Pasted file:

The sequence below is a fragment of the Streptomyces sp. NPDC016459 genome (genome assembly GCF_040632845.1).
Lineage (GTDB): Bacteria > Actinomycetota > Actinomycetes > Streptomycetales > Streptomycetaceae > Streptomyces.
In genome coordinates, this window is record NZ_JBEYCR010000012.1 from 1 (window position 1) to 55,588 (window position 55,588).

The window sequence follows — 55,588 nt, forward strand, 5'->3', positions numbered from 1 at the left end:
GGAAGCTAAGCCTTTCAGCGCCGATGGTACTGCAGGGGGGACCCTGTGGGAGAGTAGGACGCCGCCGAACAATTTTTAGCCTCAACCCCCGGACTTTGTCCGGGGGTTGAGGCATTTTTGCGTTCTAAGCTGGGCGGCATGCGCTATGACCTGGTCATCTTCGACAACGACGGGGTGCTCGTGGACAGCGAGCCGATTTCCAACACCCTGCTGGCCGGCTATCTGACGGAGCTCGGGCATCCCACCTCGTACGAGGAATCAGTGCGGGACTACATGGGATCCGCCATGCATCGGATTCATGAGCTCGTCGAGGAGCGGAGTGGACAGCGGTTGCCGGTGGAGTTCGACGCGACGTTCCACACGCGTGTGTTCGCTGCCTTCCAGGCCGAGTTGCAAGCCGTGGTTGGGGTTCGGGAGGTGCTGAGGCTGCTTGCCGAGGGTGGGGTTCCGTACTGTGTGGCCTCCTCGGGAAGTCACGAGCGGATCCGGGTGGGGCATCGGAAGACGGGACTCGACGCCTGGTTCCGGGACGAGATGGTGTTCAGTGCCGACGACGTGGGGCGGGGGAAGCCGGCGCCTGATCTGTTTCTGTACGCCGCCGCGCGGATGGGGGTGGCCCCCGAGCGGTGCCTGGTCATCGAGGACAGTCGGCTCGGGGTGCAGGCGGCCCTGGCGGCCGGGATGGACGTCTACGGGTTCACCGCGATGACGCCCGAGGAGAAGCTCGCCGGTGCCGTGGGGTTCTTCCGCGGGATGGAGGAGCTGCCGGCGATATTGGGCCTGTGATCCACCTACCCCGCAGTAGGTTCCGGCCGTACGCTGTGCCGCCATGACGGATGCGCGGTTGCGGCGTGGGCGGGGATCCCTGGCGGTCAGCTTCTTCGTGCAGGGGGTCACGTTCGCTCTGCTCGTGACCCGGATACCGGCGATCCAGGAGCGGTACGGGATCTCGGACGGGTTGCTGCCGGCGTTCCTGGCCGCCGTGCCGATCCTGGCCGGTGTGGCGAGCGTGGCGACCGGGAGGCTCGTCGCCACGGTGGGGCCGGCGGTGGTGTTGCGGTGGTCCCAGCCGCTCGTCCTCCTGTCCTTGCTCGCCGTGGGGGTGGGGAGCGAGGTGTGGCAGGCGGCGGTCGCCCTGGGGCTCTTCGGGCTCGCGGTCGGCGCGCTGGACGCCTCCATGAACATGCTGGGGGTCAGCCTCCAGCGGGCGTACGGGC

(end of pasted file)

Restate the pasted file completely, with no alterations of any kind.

The sequence below is a fragment of the Streptomyces sp. NPDC016459 genome (genome assembly GCF_040632845.1).
Lineage (GTDB): Bacteria > Actinomycetota > Actinomycetes > Streptomycetales > Streptomycetaceae > Streptomyces.
In genome coordinates, this window is record NZ_JBEYCR010000012.1 from 1 (window position 1) to 55,588 (window position 55,588).

The window sequence follows — 55,588 nt, forward strand, 5'->3', positions numbered from 1 at the left end:
GGAAGCTAAGCCTTTCAGCGCCGATGGTACTGCAGGGGGGACCCTGTGGGAGAGTAGGACGCCGCCGAACAATTTTTAGCCTCAACCCCCGGACTTTGTCCGGGGGTTGAGGCATTTTTGCGTTCTAAGCTGGGCGGCATGCGCTATGACCTGGTCATCTTCGACAACGACGGGGTGCTCGTGGACAGCGAGCCGATTTCCAACACCCTGCTGGCCGGCTATCTGACGGAGCTCGGGCATCCCACCTCGTACGAGGAATCAGTGCGGGACTACATGGGATCCGCCATGCATCGGATTCATGAGCTCGTCGAGGAGCGGAGTGGACAGCGGTTGCCGGTGGAGTTCGACGCGACGTTCCACACGCGTGTGTTCGCTGCCTTCCAGGCCGAGTTGCAAGCCGTGGTTGGGGTTCGGGAGGTGCTGAGGCTGCTTGCCGAGGGTGGGGTTCCGTACTGTGTGGCCTCCTCGGGAAGTCACGAGCGGATCCGGGTGGGGCATCGGAAGACGGGACTCGACGCCTGGTTCCGGGACGAGATGGTGTTCAGTGCCGACGACGTGGGGCGGGGGAAGCCGGCGCCTGATCTGTTTCTGTACGCCGCCGCGCGGATGGGGGTGGCCCCCGAGCGGTGCCTGGTCATCGAGGACAGTCGGCTCGGGGTGCAGGCGGCCCTGGCGGCCGGGATGGACGTCTACGGGTTCACCGCGATGACGCCCGAGGAGAAGCTCGCCGGTGCCGTGGGGTTCTTCCGCGGGATGGAGGAGCTGCCGGCGATATTGGGCCTGTGATCCACCTACCCCGCAGTAGGTTCCGGCCGTACGCTGTGCCGCCATGACGGATGCGCGGTTGCGGCGTGGGCGGGGATCCCTGGCGGTCAGCTTCTTCGTGCAGGGGGTCACGTTCGCTCTGCTCGTGACCCGGATACCGGCGATCCAGGAGCGGTACGGGATCTCGGACGGGTTGCTGCCGGCGTTCCTGGCCGCCGTGCCGATCCTGGCCGGTGTGGCGAGCGTGGCGACCGGGAGGCTCGTCGCCACGGTGGGGCCGGCGGTGGTGTTGCGGTGGTCCCAGCCGCTCGTCCTCCTGTCCTTGCTCGCCGTGGGGGTGGGGAGCGAGGTGTGGCAGGCGGCGGTCGCCCTGGGGCTCTTCGGGCTCGCGGTCGGCGCGCTGGACGCCTCCATGAACATGCTGGGGGTCAGCCTCCAGCGGGCGTACGGGC